So, this re-hashed version of Jay-Z’s Hard Knock Life (Ghetto Anthem) is for you, Christian thinkers who have experienced the pain and rejection distributed by churchly anti-intellectuals:

“From sittin in the library boppin
to reading some of the hottest ya’ll  ever seen
For droppin some of the hottest verses rap has ever heard
From the dope spot, so you won’t mock
fleein the churchly scene, you know me well
from nightmares of a lonely cell, my only hell
But since when y’all people know me to fail? Heck naw
Where all my peeps with the  fast lips, cheap shots
And if you with me, read a book and what-not
I’m from the school of the hard knocks, we must not
let outsiders violate our blocks, and my plot
let’s stick up fo’ others and split it fifty/fifty, uh-huh
Let’s help the po’ and stay real jiggy, uh-huh

(the children’s choir sings the hook):

It’s the hard knock life, for us
It’s the hard knock life, for us!!
Steada treated, we get tricked
Steada kisses, we get kicked
It’s the hard knock life, for us
It’s the hard knock life, for us!!
Steada treated, we get tricked
Steada kisses, we get kicked
It’s the hard knock life!!
.. It’s the hard knock life!!
……………. it’s the hard knock life!!

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Moses as Fanon’s Colonized Intellectual: Wretched of the Earth and Exodus

So today for Leo Perdue’s Postcolonial Biblical Interpretation course, I presented on The Wretched of The Earth by Frantz Fanon and I came across some interesting points between Fanon’s concept of the colonized intellectual and the story of Moses.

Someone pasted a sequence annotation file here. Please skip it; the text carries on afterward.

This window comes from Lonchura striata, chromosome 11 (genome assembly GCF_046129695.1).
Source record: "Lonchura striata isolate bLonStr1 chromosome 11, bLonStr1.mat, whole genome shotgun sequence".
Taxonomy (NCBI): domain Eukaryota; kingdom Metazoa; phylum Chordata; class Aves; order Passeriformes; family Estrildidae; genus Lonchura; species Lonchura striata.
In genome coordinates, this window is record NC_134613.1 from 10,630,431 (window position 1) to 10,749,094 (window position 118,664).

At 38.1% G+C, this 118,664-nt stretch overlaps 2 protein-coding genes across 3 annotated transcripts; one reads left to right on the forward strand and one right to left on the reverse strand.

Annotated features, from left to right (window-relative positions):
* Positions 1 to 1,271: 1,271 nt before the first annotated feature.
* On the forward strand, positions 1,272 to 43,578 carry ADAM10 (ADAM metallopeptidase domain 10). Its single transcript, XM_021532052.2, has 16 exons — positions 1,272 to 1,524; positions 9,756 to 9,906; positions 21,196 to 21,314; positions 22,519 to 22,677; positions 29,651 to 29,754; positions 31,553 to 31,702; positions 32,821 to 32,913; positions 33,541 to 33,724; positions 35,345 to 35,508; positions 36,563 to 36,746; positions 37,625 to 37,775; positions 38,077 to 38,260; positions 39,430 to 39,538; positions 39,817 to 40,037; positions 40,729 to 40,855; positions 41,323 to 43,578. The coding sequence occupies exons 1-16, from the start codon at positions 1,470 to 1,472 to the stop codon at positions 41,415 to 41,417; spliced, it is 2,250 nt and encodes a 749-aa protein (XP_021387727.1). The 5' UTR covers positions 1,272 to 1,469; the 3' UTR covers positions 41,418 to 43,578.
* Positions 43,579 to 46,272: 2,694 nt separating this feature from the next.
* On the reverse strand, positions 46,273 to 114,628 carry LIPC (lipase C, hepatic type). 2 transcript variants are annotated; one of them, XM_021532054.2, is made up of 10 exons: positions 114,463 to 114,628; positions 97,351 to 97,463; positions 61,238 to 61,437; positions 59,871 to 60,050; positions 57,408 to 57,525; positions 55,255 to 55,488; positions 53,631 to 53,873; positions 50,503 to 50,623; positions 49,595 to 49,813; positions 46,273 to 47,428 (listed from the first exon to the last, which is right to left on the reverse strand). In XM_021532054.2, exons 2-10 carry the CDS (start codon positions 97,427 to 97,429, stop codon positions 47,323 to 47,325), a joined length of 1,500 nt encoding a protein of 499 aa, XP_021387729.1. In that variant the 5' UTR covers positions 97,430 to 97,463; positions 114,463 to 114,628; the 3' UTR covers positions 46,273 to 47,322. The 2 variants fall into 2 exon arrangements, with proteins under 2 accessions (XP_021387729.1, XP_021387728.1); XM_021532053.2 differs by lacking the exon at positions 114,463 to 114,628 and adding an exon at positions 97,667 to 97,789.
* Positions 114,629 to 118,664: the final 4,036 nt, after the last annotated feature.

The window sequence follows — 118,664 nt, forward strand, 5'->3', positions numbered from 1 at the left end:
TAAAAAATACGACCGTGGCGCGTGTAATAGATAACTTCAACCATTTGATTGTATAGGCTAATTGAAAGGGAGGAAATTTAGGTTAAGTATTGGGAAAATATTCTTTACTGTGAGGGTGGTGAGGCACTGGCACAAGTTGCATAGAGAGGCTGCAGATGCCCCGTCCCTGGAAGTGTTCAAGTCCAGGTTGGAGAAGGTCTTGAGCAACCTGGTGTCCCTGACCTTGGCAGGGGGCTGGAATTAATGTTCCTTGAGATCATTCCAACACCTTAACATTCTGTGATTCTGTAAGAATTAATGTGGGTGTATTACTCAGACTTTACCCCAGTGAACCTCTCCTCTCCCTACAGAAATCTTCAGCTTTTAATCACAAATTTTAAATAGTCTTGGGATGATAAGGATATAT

1. Fanon argues first that :

The colonized intellectual has to assimilate to the ways of the colonizer and that this is most apparent in the colonized intellectual’s incapacity to engage in dialogue (page 13).

Go back to Moses in Exodus 4 where he is talking to the angel of YHWH. He says, “But  my Lord , I have never in the past  nor even now that you have spoken to your servant; but I am slow  of speech and slow of tongue.”-Exodus 4:10 (NRSV)

The conflict for Christians starts with the apostle Stephen’s rendering of Moses’s speaking eloquence in the Acts of the Apostles: “So Moses was instructed in all the wisdom of the Egyptians and was powerful in his words and deeds.” (Acts 7:22, NRSV).

The question becomes: is Moses unable to speak because he has a stuttering problem, for instance? Or, is Moses incapable of communicating with the oppressed Israelite elders because he has been educated by the Egyptians.  If we apply Fanon’s analysis to the text, I would say it is the latter.

2. Fanon continues, arguing for the contextual and communal nature of truth.